OPENING TONIGHT, Monday 28 June 2004 (previews from 24 June), is Country Music, the latest play by Simon Stephens (Herons, Port, Christmas) at the Royal Court Jerwood Theatre Upstairs. Spanning two decades, the tale of crime and redemption starts when Jamie Carris makes an important life choice and ends when he’s reunited with his daughter. Directed by Gordon Anderson and co-produced by Actors Touring Company (ATC), it continues its limited London season up to 17 July.
OPENING WEDNESDAY, 30 June 2004 (previews from 18 June), Measure for Measure completes the repertory in the “Season of Star-Crossed Lovers” at Shakespeare’s Globe (See News, 27 Apr 2004). Not to be confused with Simon McBurney’s Complicite production further down the Thames at the National, the Globe’s offering is directed by John Dove with a mixed-gender company that includes Globe artistic director Mark Rylance as Vincentio. It continues in repertory until 24 September 2004.
OPENING THURSDAY, 1 July 2004 (previews from 26 June), The Old Masters transfers from Birmingham Rep to the West End’s Comedy Theatre (See News, 4 Jun 2004). In their ninth collaboration, Harold Pinter directs the latest play by Simon Gray, seen in the West End earlier this year with The Holy Terror. Set in Florence in 1937, Edward Fox and Peter Bowles play the real-life figures of art critic and connoisseur Bernard Berenson and multi-millionaire art historian Joseph Duveen. The cast also features Barbara Jefford, Sally Dexter and Steven Pacey. The limited season continues until 28 August.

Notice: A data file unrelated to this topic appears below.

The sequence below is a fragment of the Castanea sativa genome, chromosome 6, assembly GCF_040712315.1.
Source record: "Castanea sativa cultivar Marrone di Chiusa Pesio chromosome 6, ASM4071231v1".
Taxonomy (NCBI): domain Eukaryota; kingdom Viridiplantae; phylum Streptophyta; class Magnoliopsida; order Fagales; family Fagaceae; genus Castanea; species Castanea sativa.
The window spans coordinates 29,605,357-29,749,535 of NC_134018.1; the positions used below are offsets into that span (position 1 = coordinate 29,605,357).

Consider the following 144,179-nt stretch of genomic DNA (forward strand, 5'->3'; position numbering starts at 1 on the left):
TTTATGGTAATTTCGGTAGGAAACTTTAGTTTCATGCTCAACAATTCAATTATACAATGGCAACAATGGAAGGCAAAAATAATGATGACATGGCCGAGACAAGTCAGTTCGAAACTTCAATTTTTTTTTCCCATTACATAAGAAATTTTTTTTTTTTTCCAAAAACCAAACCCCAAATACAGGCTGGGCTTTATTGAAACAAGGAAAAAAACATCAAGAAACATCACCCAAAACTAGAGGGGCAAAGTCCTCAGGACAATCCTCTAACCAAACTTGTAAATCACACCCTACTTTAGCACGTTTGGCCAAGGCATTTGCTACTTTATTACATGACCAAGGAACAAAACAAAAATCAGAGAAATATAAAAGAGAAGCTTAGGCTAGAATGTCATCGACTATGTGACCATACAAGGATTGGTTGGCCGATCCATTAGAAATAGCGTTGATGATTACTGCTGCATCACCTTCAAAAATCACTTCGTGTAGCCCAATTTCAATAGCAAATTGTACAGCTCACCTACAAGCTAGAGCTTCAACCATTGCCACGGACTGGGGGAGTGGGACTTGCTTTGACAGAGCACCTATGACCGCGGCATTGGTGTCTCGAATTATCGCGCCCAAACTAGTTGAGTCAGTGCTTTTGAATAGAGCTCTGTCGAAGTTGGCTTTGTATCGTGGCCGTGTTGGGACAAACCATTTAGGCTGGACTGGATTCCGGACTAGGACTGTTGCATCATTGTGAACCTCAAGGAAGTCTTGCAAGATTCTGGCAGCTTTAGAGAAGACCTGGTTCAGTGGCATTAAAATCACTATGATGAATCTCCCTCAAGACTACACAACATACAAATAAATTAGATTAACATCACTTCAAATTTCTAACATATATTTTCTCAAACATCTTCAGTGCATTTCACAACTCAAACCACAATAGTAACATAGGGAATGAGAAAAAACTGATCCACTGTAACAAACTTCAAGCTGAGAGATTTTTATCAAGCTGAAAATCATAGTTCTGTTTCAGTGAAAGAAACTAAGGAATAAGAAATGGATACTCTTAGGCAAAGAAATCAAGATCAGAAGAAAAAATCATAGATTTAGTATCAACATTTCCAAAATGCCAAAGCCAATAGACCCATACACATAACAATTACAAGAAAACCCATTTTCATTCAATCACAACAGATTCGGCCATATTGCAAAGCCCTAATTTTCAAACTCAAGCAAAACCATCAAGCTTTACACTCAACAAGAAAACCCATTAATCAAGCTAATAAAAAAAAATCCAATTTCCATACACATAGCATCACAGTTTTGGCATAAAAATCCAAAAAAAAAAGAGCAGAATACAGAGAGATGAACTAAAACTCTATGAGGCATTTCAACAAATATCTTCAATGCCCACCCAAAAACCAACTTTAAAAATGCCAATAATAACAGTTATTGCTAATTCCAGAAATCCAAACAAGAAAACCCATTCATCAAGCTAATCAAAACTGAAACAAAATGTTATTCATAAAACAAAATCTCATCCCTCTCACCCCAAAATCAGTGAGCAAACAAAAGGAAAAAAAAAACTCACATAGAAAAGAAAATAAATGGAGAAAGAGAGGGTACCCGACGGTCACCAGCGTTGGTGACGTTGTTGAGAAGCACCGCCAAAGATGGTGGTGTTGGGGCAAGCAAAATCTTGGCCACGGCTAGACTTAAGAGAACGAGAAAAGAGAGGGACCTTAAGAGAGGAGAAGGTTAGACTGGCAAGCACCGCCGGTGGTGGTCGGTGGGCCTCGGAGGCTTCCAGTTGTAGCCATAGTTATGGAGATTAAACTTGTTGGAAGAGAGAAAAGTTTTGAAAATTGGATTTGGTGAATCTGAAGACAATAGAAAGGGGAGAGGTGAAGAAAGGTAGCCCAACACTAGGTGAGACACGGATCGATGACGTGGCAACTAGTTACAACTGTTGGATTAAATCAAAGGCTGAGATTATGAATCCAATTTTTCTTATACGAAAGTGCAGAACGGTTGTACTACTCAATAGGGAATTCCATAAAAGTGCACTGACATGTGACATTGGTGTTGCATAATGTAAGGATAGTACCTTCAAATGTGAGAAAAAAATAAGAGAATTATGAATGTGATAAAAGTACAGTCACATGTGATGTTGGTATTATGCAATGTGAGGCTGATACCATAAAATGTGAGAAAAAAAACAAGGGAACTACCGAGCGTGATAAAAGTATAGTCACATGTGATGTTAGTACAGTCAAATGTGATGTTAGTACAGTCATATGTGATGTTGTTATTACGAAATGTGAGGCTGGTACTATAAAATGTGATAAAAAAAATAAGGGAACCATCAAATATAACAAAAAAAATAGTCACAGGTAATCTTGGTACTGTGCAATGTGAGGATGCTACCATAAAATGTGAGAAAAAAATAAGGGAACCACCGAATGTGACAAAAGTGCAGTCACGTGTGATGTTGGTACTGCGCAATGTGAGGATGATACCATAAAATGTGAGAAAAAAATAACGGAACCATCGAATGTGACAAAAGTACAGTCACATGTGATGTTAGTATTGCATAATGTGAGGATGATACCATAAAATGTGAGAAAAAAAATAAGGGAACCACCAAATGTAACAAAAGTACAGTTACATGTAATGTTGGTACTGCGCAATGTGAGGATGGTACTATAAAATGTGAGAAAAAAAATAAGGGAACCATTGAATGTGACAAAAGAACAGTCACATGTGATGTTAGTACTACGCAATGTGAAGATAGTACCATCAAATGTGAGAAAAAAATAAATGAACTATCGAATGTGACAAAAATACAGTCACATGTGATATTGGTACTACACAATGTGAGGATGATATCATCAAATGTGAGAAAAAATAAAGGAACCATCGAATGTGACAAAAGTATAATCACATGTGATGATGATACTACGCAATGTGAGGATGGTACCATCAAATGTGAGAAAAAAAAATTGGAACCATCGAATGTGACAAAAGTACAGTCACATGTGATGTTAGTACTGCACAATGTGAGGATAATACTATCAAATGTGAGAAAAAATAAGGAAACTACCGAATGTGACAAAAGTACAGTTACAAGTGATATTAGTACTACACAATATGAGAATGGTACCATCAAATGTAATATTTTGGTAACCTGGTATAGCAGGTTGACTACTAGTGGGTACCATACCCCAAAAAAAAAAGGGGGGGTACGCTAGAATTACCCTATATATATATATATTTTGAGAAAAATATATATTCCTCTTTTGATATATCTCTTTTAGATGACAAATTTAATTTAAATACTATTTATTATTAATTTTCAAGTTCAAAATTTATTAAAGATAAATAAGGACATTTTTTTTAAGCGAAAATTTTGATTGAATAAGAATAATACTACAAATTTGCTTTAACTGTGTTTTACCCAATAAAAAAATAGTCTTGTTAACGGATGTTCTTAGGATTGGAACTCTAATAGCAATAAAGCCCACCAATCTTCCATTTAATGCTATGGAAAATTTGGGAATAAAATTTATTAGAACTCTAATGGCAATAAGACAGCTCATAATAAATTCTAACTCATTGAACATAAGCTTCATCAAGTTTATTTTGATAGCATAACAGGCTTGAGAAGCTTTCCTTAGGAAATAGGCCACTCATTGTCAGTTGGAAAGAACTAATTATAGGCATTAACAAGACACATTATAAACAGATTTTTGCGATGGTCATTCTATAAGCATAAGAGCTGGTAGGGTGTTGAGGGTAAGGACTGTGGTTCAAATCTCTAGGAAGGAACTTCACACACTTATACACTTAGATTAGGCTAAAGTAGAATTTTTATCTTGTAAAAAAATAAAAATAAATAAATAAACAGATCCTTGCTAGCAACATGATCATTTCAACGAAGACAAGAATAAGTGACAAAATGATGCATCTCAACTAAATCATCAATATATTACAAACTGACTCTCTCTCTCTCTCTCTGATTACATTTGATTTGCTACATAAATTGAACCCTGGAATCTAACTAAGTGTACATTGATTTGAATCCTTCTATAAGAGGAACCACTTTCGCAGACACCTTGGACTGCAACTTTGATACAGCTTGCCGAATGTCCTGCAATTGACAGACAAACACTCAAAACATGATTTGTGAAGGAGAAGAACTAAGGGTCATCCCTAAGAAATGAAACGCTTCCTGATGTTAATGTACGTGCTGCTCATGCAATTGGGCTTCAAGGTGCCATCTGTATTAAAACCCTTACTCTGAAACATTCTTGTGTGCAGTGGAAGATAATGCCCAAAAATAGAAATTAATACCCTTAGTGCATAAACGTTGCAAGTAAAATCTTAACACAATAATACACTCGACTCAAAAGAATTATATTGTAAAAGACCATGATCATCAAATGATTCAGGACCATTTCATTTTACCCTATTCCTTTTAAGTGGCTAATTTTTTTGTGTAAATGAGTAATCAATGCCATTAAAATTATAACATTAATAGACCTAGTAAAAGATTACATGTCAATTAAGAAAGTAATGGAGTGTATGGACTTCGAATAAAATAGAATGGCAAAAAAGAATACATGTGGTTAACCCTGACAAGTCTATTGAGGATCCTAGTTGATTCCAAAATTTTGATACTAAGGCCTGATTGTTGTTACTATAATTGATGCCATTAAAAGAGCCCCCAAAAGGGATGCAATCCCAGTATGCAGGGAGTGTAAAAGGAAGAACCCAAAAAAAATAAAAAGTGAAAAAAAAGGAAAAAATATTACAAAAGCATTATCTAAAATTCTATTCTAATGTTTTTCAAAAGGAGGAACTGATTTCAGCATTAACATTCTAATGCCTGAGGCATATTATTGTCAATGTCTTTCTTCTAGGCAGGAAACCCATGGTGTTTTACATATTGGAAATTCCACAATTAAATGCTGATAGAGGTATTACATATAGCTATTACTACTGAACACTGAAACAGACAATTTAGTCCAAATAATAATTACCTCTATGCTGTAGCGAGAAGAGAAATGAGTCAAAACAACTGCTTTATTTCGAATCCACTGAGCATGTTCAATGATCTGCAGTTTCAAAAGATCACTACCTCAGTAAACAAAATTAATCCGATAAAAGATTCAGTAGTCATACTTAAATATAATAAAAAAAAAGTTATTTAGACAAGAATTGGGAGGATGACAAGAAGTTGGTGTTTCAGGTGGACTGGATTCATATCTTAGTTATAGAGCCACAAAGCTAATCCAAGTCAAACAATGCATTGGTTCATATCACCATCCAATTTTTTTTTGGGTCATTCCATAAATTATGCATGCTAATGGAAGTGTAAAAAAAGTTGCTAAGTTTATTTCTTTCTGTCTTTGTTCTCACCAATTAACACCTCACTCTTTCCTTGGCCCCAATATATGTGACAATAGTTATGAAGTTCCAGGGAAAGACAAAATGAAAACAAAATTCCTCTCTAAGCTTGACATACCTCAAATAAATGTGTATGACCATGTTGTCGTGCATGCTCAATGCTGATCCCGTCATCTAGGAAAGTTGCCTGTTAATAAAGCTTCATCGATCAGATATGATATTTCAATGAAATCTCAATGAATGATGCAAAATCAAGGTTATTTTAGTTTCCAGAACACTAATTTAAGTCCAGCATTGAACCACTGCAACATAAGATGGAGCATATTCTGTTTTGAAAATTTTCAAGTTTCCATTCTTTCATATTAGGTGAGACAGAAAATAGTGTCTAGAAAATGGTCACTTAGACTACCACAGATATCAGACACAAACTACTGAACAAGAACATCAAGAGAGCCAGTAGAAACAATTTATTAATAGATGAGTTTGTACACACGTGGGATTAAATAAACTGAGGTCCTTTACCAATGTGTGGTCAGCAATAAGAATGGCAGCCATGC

OPENING FRIDAY, 2 July 2004 (previews from 17 June), three days’ later than planned thanks to the strike (scheduled for 24 hours from Tuesday evening), Trevor Nunn directs a new production of We Happy Few, the play by his actress-turned-playwright wife Imogen Stubbs (currently appearing as Gertrude in her husband’s production of Hamlet at the Old Vic), at the West End’s Gielgud Theatre (See News, 20 May 2004).
The play, first seen as part of the Remembrance Day Festival at the Malvern Theatre in 2003, is inspired by the true wartime history of the Osiris Players, a group of women who came together to form an all-female theatrical troupe with the aim of taking Shakespeare around a culture-starved country. Making a rare return to the stage, Juliet Stevenson leads a cast that also includes Marcia Warren, Patsy Palmer and Kate O'Mara. The production is currently booking up to 13 November 2004.
- by Terri Paddock